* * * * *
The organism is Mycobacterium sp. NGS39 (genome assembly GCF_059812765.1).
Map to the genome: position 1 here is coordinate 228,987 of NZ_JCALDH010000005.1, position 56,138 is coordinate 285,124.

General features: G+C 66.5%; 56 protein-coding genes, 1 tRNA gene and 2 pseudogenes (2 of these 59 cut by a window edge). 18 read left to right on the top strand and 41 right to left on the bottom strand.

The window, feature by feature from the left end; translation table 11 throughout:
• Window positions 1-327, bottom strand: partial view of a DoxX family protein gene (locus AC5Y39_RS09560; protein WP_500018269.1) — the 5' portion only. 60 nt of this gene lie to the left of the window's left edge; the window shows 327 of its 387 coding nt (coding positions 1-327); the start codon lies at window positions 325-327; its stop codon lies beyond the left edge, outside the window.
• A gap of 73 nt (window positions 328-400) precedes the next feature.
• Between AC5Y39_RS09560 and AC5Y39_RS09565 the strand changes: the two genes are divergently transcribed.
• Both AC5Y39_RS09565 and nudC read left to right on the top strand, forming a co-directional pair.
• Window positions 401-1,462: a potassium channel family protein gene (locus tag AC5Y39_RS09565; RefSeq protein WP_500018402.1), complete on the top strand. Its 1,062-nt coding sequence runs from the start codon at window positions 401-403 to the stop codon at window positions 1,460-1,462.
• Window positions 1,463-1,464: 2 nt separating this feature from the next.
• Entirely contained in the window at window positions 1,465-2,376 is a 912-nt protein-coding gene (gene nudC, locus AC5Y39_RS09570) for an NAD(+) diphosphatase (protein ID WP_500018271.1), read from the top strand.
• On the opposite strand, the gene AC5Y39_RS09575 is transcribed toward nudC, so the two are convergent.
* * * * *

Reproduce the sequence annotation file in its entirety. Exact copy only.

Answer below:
The organism is Mycobacterium sp. NGS39 (genome assembly GCF_059812765.1).
Map to the genome: position 1 here is coordinate 228,987 of NZ_JCALDH010000005.1, position 56,138 is coordinate 285,124.

General features: G+C 66.5%; 56 protein-coding genes, 1 tRNA gene and 2 pseudogenes (2 of these 59 cut by a window edge). 18 read left to right on the top strand and 41 right to left on the bottom strand.

The window, feature by feature from the left end; translation table 11 throughout:
• Window positions 1-327, bottom strand: partial view of a DoxX family protein gene (locus AC5Y39_RS09560; protein WP_500018269.1) — the 5' portion only. 60 nt of this gene lie to the left of the window's left edge; the window shows 327 of its 387 coding nt (coding positions 1-327); the start codon lies at window positions 325-327; its stop codon lies beyond the left edge, outside the window.
• A gap of 73 nt (window positions 328-400) precedes the next feature.
• Between AC5Y39_RS09560 and AC5Y39_RS09565 the strand changes: the two genes are divergently transcribed.
• Both AC5Y39_RS09565 and nudC read left to right on the top strand, forming a co-directional pair.
• Window positions 401-1,462: a potassium channel family protein gene (locus tag AC5Y39_RS09565; RefSeq protein WP_500018402.1), complete on the top strand. Its 1,062-nt coding sequence runs from the start codon at window positions 401-403 to the stop codon at window positions 1,460-1,462.
• Window positions 1,463-1,464: 2 nt separating this feature from the next.
• Entirely contained in the window at window positions 1,465-2,376 is a 912-nt protein-coding gene (gene nudC, locus AC5Y39_RS09570) for an NAD(+) diphosphatase (protein ID WP_500018271.1), read from the top strand.
• On the opposite strand, the gene AC5Y39_RS09575 is transcribed toward nudC, so the two are convergent.